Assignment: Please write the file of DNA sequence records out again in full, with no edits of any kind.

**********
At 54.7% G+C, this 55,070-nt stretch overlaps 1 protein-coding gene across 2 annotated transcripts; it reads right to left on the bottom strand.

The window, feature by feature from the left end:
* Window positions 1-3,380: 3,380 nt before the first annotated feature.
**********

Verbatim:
At 54.7% G+C, this 55,070-nt stretch overlaps 1 protein-coding gene across 2 annotated transcripts; it reads right to left on the bottom strand.

The window, feature by feature from the left end:
* Window positions 1-3,380: 3,380 nt before the first annotated feature.